In examining possible approaches to Iran policy in my last several columns, I concluded that “focusing on deterrence in the short run while increasing efforts to promote regime modification — by internal means — over the long haul” might end up being the most effective one. Some of the feedback I received suggested that I was being too pessimistic about current efforts to bring about a new round of punitive sanctions on Iran, and that there were signs that even Russia and China were moving closer to the U.S. position. Those hopes received a serious setback on Thursday, when Russia […]
As much as a military effort, the war against al-Qaida has been a battle for the hearts and minds of the Muslim world. At one time, many Muslims admired al-Qaida for its brazen opposition to Western domination, and many Westerners feared that the organization might draw Muslim communities into a civilizational war with the West. Immediately after the events of Sept. 11, 2001, it was not always clear how that battle for Muslim hearts and minds would end up. But with the passage of time, we now have a good idea. Al-Qaida has lost. And as a result, in an […]
Well, as you can see, I’ve changed the title a bit, because I can’t seem to limit myself to links. So think of it as “links plus.” – U.S.-Syria rapprochement off to a bumpy start. This sort of strategic reassurance to established friends is inevitable in a shifting playing field, so expectations management in the short term is in order here, especially with regard to Syria’s relations with Iran, Hezbollah and Hamas. The potential payoff is in the mid-term timeframe, if domestic politics allows the Obama administration to hold course. – The head of Russia’s ground forces said that they […]
With the United States currently fighting two wars abroad and facing a health care crisis and an economy on life-support at home, Pentagon officials are hoping to meet a looming threat to America’s future global dominance — not to mention national security — by boosting capacity in elementary school classrooms across the nation. In January, the Pentagon approved a proposal by their risk-taking research agency, DARPA, to invest $45 million into efforts to increase enrollment in computing, science, technology, engineering and mathematics programs (CS-STEM). To do so, DARPA wants to develop extracurricular initiatives to target and engage elementary aged kids, […]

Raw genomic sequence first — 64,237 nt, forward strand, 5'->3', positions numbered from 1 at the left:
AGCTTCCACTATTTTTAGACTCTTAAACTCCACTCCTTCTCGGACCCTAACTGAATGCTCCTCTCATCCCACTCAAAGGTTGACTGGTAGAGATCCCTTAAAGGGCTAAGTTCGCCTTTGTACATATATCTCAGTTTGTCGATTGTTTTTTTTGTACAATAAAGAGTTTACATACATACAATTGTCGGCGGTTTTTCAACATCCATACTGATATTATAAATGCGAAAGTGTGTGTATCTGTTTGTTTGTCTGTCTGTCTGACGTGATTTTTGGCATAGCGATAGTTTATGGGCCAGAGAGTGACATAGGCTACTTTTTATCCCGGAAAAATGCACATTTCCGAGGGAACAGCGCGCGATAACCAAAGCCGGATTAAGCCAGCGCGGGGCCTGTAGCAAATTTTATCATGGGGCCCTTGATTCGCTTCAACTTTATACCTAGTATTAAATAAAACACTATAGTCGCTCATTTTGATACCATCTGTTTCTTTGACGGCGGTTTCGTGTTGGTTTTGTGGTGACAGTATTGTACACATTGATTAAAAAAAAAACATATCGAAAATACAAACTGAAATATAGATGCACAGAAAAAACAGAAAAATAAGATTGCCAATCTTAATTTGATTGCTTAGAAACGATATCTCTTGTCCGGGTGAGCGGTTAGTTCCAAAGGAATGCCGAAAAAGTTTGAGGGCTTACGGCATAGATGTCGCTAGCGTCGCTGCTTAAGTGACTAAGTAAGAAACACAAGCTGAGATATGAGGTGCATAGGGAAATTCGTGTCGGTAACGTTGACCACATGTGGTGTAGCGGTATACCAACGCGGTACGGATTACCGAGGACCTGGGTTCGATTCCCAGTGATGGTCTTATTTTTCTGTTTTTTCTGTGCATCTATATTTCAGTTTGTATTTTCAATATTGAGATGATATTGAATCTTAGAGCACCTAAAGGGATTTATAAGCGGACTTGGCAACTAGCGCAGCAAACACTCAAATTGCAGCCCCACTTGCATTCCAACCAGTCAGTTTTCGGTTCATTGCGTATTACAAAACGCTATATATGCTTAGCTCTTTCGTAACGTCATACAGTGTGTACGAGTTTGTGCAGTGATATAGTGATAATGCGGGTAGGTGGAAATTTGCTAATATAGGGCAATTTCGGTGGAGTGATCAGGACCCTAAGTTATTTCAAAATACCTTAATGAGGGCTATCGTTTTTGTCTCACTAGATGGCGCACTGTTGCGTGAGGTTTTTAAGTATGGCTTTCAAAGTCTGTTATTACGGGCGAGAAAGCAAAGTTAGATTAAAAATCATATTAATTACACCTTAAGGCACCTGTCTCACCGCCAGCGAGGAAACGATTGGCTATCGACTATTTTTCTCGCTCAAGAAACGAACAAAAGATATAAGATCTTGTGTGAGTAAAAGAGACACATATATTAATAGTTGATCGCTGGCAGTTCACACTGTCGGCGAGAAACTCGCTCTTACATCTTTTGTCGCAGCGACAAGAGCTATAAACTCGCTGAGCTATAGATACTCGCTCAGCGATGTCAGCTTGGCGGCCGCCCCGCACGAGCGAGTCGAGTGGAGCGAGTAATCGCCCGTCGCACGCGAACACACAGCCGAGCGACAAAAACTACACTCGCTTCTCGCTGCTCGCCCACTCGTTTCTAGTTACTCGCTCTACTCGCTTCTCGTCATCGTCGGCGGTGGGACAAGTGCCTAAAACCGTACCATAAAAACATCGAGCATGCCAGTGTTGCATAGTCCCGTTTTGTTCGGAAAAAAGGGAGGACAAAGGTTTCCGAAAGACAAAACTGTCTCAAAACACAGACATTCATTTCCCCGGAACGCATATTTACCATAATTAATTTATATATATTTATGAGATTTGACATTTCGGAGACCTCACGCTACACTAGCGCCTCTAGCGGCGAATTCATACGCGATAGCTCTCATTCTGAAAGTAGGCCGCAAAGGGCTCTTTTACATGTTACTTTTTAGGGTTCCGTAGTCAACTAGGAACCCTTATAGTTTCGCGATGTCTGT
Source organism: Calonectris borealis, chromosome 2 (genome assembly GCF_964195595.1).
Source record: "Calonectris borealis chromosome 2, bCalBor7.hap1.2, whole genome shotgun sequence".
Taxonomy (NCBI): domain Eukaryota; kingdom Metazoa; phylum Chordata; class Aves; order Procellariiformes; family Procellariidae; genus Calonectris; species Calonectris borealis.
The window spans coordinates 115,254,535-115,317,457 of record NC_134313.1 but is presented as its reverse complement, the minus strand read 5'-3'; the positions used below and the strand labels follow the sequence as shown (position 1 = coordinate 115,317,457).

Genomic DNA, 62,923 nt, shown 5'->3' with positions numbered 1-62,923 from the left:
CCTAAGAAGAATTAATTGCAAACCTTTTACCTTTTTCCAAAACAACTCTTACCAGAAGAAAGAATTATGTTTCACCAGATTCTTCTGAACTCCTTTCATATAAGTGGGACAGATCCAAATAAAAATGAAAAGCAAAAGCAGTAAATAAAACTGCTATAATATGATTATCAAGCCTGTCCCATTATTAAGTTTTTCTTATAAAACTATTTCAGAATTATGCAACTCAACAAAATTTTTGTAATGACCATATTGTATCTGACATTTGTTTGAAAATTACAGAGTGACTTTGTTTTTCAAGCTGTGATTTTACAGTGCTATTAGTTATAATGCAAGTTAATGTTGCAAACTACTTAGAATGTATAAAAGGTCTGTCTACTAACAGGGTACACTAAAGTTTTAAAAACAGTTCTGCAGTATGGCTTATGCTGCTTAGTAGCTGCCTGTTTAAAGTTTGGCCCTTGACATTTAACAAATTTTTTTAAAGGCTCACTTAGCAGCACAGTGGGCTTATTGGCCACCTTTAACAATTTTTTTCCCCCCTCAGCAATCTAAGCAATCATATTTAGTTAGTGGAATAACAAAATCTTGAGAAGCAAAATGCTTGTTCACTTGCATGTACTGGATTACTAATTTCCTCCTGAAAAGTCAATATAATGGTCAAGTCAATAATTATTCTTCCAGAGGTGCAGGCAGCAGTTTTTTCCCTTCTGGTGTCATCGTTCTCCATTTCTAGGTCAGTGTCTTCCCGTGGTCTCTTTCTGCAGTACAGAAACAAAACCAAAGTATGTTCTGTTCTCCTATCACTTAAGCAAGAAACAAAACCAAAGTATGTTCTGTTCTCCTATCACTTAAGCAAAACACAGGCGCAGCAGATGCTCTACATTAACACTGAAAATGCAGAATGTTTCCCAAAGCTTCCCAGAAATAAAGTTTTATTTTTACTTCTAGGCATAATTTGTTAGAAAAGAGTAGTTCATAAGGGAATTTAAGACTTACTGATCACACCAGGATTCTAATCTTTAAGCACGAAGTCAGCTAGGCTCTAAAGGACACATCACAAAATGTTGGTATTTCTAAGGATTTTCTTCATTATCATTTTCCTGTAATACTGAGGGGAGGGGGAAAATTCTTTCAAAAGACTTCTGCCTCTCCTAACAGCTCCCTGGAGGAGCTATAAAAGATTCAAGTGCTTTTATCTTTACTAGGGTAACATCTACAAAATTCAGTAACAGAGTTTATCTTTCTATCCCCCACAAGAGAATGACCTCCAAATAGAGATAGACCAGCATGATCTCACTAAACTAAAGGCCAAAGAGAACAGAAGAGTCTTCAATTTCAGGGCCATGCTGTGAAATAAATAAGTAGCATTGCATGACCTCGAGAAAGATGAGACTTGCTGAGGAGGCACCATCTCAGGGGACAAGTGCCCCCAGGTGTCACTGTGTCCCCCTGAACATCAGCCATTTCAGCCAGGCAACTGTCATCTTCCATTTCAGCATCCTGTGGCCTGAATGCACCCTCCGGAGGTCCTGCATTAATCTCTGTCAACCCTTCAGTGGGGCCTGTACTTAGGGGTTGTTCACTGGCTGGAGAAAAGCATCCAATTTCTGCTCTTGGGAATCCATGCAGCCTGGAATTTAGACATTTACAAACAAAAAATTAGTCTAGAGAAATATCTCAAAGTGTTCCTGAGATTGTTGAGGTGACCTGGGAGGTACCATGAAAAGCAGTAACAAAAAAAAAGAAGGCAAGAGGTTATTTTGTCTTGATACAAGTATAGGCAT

If you want to get an early read on the ultimate success or failure of the Obama administration’s policies for the Middle East, keep an eye on Syria. From the earliest days of the administration, even before it assumed power, its planned strategy for dealing with a number of conflicts in the region has included changing Syria’s behavior. After all, Damascus has not only complicated life for U.S. forces in Iraq, it has also proven over the years to be an important ally of the Iranian regime and a key partner of radical militant organizations in Lebanon and Gaza. Syria […]
On Feb. 16, following decades of disruption, Turkey and Iraq restored a rail link running from the northern Iraqi city of Mosul to Gaziantep in southern Turkey, via Syria. The move is a concrete illustration of Turkey’s increased efforts to develop commercial ties with Iraq, initiatives that Ankara has in turn used to establish a platform upon which it can deepen its diplomatic role and limit destabilizing spillover effects from its volatile neighbor. The strategy has paid off, as demonstrated by the recent visits to Ankara of a host of Iraqi political players — including ‘Ammar al-Hakim, Humam Hammoudi and […]
Director of Harvard’s Negotiation Research Project Robert Mnookin talks about the ramifications of a nuclear Iran. Mnookin says that a nuclear Iran will cause a domino effect with its neighbors, such as Saudi Arabia, wanting to become a part of the nuclear club. The realization of which, he says, would be detrimental to international security.
WorldFocus’ Daljit Dhaliwal interviews Karim Sadjadpour of the Carnegie Endowment about the state of affairs in Iran. Sadjadpour describes the Basij, an arm of the Islamic Revolutionary guard, as “boy scouts” in some rural parts of Iran. However, he says there are some hard-line elements to the organization that are more like “a cross with the Hells Angels and the Taliban.” He says this particular faction of young men is responsible for violently suppressing protesters with the blessing of Tehran.
We Americans tend to have an overly inflated sense of our place in this world. If there is an enemy, we must defeat it. If a global challenge looms, we must lead the way forward. When somebody reaches for a weapon, we must strike before they can use it (against us, naturally). And should we fail to do so, we would be to blame for whatever tragedy might result. That’s not to say that our sense of global responsibility doesn’t have deep and logical roots. Armed with the world’s largest gun after World War II, we set about creating an […]